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The Lovers on the Bridge (Version française) [Import]

5.0 out of 5 stars 3 customer reviews

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Only 1 left in stock.
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Product Details

  • Actors: Juliette Binoche, Denis Lavant, Daniel Buain, Klaus-Michael Grüber, Marion Stalens
  • Directors: Leos Carax
  • Writers: Leos Carax
  • Producers: Alain Dahan, Albert Prévost, Bernard Artigues, Christian Fechner, Hervé Truffaut
  • Format: Color, DVD-Video, Subtitled, NTSC, Import
  • Language: French
  • Subtitles: English
  • Region: Region 1 (US and Canada This DVD will probably NOT be viewable in other countries. Read more about DVD formats.)
  • Aspect Ratio: 1.85:1
  • Number of discs: 1
  • MPAA Rating: R
  • Studio: Miramax
  • Release Date: Jan. 13 2004
  • Run Time: 125 minutes
  • Average Customer Review: 5.0 out of 5 stars 3 customer reviews
  • ASIN: B0000DZ3DW
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Customer Reviews

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Top Customer Reviews

Format: DVD
One of the most beautiful films ever made. Clear proof that Juliette Binoche is one of the (if not the) greatest actresses of the age. Lacking, perhaps, in subtext or moral complexity - absences which would ordinarily prevent me from branding a film a great work of art, the extraordinary beauty (which I confess brought me to tears during the fireworks sequence,) the brilliant acting, the homages (especially to L'Atlante,) the inexorable progression from despair to hope all lead me to the conclusion that this is one of the greatest films ever made.
I was fortunate enough to see this first in a theatre (the Walter Reed at Lincoln Center) so the full impact of the beauty of the film came through better than would be possible on a home system. However, I bought the DVD from Amazon UK several years ago and it is well worth owning.
Following Boy Meets Girl (very good) and Mauvais Sang (wonderful,) the followup to Lovers on the Bridge which was Pola X was staggeringly disappointing and undiciplined. Worth owning largely for Scott Walker's brilliant soundtrack I could only look at it aghast and wonder what happened.
There is nothing even scheduled by Carax in the new "improved"(?) Amazonified imdb. We can only hope that he returns with something even approaching having the sense of wonder and intensity of this masterpiece.
Not just worth owning, but utterly mandatory.
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By A Customer on July 24 2002
Format: VHS Tape
this movie may come off as a simple love story, but let's face it, it's not. like most anything done by carax, it's more about film, and its semiological consequences, than anything else. this film, number three by carax, shows a strong truffaut influence, e.g. tirez sur le pianiste. though not as experimental as pola x, and not as indebted to godard as boy meets girl, there are clear tributes to vigo throughout. self-conscious, highly symbolic, intertextual. carax may be the finest director of his generation. just consider his very human treatment of lavant's character, for example. only truffaut, or maybe bresson, compares to that kind of characterization, though surely an ironic "realism" given the context of this film. all in all, this is a great achievement.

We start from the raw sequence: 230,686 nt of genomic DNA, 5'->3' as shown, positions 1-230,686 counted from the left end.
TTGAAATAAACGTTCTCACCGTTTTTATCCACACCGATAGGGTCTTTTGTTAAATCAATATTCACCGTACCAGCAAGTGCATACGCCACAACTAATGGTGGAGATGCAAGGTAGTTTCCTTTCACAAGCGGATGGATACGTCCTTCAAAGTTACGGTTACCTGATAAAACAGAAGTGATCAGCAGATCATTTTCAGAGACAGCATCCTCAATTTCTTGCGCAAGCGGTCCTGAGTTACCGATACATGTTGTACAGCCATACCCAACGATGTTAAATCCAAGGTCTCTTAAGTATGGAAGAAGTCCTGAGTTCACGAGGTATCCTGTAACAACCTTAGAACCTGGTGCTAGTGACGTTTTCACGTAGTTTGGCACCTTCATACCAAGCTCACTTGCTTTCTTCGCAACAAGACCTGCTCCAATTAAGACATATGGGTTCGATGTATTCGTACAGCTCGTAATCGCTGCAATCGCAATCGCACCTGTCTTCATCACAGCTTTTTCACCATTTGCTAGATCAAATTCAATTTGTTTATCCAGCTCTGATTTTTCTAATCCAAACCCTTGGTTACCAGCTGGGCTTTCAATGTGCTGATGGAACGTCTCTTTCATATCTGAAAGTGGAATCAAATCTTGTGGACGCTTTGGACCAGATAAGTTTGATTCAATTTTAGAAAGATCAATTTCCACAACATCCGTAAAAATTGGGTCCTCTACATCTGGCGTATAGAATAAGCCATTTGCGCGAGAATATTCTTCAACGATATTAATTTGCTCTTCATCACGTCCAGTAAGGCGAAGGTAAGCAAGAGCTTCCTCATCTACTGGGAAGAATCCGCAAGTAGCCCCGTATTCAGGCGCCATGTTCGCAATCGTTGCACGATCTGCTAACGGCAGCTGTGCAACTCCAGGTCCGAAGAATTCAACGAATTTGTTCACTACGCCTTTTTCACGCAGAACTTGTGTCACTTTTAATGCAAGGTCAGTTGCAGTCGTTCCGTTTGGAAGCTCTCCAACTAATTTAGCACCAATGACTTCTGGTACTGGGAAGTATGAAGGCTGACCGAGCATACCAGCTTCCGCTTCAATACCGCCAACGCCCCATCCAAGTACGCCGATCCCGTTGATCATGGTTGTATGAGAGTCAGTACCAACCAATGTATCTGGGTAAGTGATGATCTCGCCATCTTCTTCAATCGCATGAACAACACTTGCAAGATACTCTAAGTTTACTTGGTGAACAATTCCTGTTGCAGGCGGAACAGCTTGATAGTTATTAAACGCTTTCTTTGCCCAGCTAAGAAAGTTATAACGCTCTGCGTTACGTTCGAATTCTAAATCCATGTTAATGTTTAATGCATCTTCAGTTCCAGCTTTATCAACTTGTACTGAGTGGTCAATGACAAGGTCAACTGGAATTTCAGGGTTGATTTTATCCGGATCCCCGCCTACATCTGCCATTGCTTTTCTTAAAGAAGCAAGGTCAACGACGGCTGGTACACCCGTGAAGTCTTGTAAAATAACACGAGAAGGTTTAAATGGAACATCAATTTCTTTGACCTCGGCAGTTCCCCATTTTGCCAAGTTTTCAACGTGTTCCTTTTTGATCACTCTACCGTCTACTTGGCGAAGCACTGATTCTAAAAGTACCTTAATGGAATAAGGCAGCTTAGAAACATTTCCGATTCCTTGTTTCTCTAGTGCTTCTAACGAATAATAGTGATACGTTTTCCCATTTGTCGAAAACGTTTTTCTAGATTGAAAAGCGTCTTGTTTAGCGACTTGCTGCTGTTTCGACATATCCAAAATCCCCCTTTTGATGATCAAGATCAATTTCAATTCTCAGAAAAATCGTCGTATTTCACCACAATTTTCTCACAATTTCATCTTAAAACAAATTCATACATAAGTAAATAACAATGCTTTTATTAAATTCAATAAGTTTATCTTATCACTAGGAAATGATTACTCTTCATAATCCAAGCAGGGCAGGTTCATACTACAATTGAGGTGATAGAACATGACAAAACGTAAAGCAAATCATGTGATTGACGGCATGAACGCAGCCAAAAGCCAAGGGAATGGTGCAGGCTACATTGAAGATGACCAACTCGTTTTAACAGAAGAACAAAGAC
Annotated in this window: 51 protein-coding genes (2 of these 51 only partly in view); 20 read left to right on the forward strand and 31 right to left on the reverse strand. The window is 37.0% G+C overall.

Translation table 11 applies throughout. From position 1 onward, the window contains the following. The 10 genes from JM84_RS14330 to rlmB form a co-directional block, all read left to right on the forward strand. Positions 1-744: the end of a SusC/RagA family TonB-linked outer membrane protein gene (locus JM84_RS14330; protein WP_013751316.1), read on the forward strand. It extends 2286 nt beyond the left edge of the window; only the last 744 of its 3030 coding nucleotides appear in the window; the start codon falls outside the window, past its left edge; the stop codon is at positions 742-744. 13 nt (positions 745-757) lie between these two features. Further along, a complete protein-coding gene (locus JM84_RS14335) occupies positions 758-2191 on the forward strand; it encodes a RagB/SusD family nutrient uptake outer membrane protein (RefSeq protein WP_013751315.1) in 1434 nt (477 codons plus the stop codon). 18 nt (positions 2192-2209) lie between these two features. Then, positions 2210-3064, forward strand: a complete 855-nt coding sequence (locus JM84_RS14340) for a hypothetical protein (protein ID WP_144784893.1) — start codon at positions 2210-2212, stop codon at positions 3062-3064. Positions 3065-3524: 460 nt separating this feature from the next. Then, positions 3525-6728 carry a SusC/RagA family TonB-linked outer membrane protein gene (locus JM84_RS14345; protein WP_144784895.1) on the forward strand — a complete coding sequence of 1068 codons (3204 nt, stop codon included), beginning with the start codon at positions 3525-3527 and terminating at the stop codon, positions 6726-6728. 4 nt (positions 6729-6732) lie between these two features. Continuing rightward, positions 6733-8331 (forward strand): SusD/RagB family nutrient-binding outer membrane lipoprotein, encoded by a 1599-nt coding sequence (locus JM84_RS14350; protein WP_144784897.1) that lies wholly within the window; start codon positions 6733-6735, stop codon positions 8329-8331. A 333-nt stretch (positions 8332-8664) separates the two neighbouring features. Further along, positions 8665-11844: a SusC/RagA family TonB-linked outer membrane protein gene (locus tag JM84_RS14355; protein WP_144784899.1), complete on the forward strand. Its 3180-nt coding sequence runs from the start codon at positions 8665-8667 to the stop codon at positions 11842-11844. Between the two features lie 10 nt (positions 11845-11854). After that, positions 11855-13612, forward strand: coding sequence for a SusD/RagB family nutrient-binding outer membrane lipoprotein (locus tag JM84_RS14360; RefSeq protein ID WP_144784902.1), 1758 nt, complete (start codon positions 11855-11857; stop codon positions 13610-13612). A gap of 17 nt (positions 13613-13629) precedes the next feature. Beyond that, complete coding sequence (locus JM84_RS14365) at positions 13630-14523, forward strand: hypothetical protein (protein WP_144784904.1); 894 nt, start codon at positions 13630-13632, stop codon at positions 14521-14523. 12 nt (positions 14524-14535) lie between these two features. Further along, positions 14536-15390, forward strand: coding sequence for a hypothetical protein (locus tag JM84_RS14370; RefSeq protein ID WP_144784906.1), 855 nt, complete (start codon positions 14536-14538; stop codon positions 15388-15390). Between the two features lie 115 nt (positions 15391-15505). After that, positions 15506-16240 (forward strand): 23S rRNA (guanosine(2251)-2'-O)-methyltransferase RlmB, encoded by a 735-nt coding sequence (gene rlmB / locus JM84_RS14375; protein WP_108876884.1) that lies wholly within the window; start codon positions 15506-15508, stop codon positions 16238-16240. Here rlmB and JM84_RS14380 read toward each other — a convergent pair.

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Format: DVD
this movie is a complex love story with stunning visuals. there are a few scenes that really breathe scorcese, but most of the film feels very fresh and unlike anything else i've ever seen. the energy that this film possesses is breathtaking. definitely worth watching.
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Most Helpful Customer Reviews on (beta) 3.7 out of 5 stars 31 reviews
5.0 out of 5 stars Five Stars May 9 2016
By Colin Hugh Doyle - Published on
Format: DVD Verified Purchase
19 of 22 people found the following review helpful
5.0 out of 5 stars The Scent of Heartbreak March 20 2005
By David S. Jenkins - Published on
Format: DVD Verified Purchase
Proof positive that the French function on an entirely different intellectual plane that their American counterparts. It's sometimes hard to believe that our two cultures inhabit the same planet. Imagine if your only island of sanity and security was an endangered bridge in the midst of one of the world's most exquisite cities. Imagine yourself without love or hope in the center of the most romantic of capitals. Imagine the moist chill as you awaken, hung over, under a sheet of plastic and litter, knowing your day holds nothing but the need to beg and steal to survive, devoid of any hope for salvation. And then imagine it all somehow turning towards a warmer sun... at least for the moment... after a crime you may or may not have committed. Think and feel what that moment would taste like. Binoche is captivating, riveting in a performance of courage and risk, an extraordinary actress by any measure. Paris has never seemed more beautiful, especially when devoid of human traffic in the hours where those from the other side of life wander its streets. An incredible film, and for anyone who has known heartbreak, a work that will imprint itself on your heart.